Charles DeForest Fredricks or later referrred to as C. D. Fredricks was born in 1823.
In 1843 Fredricks was a clerk in a bank, when he began to take lessons from Jeremiah Gurney. Late in the summer he traveled to Venezuela to the district of Augostura on the Orinoco river on a business speculation to take views of the city and visit his brother . He returned with the daguerreotype images and fully embarked on his photography career. He continued to travel to South America, visiting Pernambuco, Rio Janeiro, Rio Grande, and others. He took pictures and soon began selling them with noted success, sometimes being paid in horses by the poorer class, of which he soon became proprietor of a large drove.
In 1853 he opened a photographic establishment in Paris, and was the first to make life-size heads, employing artists to finish them in pastel. While in Paris, Talbot announced his Talbotypes and C.D. Fredericks brought the discovery back to America. He later became one of the first and finest photographers using Talbot's modern paper process. His high quality images he marketed as "Specialite". The first photographs were small in size and were called cartes de visite.
Upon his return to New York, Fredricks entered into partnership with Gurney for a short time from 1855-57 and continued to occupy the gurney gallery at 707 Broadway. The specialty that Mr. Fredricks makes at present, is the taking of club portraits as shown below, and in this he has built up a vast business which has no cessation in prosperity. In 1855 he began to travel and document Havana, Cuba where he opened an office.
in 1858 Frank Leslies Illustrated News describes the Fredrick's Photograph Gallery with the following.
B R O A D W A Y A T N I G H T . : Fredricks' Photographic Gallery, 585 and 587 Broadway, was brilliantly illuminated with colored lanterns. The words "Photographic Temple of Art" were formed by hundreds of lamps, covering a semicircular arch of sixty feet in curve. The windows and balconies of these magnificent Daguerrian rooms were crowded during the day with spectators, almost to the interruption of business. There is no more popular photographic gallery in New York than this, and no where are portraits obtained with greater fidelity. Fredricks' Gallery is usually resorted to for groups, especially of military, and he was called upon, on Saturday, to exercise his art on the officers of H.B.M. steam frigate Gorgon, whose portraits he took.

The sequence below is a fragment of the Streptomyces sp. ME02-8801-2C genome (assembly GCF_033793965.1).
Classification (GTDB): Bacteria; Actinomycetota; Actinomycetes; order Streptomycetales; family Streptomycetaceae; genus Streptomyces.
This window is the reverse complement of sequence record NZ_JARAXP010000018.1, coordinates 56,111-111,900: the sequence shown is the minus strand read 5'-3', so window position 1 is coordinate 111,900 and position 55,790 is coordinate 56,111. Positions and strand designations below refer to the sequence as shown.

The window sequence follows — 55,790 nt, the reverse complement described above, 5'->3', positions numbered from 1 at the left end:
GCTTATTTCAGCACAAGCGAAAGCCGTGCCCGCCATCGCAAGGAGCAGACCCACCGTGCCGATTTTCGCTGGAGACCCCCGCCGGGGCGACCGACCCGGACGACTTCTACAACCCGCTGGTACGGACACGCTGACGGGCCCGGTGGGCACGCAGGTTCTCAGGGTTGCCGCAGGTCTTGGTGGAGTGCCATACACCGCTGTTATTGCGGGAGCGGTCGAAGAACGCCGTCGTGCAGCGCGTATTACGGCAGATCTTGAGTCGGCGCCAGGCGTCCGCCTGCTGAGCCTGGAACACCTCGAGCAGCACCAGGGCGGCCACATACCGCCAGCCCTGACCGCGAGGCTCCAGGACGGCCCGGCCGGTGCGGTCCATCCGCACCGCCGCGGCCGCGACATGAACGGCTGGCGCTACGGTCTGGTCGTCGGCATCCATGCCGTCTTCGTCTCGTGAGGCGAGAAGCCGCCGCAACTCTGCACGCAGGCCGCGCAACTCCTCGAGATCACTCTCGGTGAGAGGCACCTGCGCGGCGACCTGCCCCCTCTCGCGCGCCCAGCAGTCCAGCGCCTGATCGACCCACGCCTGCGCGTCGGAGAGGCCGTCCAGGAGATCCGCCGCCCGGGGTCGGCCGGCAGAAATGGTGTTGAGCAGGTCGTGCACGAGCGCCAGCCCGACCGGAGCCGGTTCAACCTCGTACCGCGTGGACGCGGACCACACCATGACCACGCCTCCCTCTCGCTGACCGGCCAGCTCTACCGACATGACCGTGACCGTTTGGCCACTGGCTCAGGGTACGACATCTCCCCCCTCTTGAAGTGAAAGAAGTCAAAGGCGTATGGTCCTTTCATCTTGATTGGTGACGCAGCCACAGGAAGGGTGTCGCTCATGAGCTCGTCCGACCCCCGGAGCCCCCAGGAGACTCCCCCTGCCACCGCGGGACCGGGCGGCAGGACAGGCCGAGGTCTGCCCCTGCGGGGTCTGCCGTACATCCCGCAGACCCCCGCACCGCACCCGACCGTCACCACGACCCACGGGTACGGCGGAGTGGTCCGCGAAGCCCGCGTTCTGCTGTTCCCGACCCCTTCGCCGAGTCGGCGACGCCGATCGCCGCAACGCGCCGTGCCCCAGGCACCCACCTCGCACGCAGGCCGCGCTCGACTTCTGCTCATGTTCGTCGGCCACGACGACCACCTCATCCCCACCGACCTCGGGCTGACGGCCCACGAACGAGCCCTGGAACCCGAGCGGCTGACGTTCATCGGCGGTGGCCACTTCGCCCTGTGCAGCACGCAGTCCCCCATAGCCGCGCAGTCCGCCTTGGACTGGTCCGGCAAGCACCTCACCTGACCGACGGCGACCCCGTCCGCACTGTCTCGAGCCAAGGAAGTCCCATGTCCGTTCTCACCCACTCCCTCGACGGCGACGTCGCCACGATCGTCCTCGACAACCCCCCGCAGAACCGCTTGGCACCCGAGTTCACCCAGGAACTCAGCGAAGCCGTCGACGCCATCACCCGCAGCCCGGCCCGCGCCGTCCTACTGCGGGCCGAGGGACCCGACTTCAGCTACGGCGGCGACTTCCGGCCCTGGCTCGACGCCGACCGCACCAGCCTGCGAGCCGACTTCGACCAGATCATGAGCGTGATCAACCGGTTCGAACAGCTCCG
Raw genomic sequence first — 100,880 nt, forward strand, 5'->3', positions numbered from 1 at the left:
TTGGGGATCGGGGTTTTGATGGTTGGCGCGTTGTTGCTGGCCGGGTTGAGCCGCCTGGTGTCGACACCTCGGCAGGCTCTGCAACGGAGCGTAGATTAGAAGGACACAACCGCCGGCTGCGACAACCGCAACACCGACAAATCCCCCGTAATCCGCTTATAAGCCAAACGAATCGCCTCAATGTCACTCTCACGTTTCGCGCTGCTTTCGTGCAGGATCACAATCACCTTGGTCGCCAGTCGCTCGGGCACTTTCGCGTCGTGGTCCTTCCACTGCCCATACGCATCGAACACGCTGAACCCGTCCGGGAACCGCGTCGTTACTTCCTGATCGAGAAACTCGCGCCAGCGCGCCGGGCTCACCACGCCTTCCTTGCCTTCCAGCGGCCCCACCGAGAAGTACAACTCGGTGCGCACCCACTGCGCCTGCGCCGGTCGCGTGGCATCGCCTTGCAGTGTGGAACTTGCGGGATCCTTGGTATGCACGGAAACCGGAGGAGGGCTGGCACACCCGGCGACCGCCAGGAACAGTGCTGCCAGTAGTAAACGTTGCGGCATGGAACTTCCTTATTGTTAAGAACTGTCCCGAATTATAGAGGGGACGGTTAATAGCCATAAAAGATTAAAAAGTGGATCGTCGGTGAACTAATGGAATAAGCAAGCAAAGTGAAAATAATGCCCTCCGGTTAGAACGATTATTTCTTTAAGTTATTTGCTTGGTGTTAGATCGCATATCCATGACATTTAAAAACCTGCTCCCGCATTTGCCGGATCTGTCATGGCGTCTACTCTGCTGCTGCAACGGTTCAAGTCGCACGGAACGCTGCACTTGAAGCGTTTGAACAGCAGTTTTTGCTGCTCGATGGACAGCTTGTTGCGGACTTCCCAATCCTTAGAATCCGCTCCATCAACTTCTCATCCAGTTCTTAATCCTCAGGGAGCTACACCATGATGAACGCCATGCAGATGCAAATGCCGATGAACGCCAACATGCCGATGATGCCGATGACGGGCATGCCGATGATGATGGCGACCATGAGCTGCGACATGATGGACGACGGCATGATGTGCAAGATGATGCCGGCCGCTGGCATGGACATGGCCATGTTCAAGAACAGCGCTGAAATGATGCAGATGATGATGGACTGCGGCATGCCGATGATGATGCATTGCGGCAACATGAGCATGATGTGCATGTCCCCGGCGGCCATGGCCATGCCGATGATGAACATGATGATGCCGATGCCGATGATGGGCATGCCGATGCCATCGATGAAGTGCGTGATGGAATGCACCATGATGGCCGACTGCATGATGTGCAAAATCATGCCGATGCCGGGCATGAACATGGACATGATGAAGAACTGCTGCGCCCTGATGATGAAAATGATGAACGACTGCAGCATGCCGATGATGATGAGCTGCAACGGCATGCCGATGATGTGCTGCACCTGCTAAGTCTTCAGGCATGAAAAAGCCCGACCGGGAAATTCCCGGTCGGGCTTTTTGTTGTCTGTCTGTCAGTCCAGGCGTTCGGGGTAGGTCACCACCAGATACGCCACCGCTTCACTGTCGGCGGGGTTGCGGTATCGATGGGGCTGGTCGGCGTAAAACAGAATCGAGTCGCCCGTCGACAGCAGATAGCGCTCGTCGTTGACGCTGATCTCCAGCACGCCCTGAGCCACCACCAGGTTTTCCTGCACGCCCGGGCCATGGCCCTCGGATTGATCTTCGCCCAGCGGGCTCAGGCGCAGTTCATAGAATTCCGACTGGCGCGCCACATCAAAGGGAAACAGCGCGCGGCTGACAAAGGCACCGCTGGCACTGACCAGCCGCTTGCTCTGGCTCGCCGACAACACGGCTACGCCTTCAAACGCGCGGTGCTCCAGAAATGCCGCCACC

C.D. Fredricks continued with his career until 1889 and amassed a large portfolio of city views of South America, Cuba and has taken many portraits of famous people including theatre performers, politicians and military heroes. His images of cuba are well documented in the book Cuba in the 1850's: Through the Lens of Charles Deforest Fredricks by Robert M. Levine, H. L. Hoffenberg.
Fredricks died in 1894 in New York City
Frank Leslie's Illustrated News Vol. 4, 11 September 1858
"The Star" (New York) Vol. 20, 6 November 1887
Craigs Daguerreian registry 1997
Anthony's Photographic Bulletin, Photo Illus., vol. 12, April 1881
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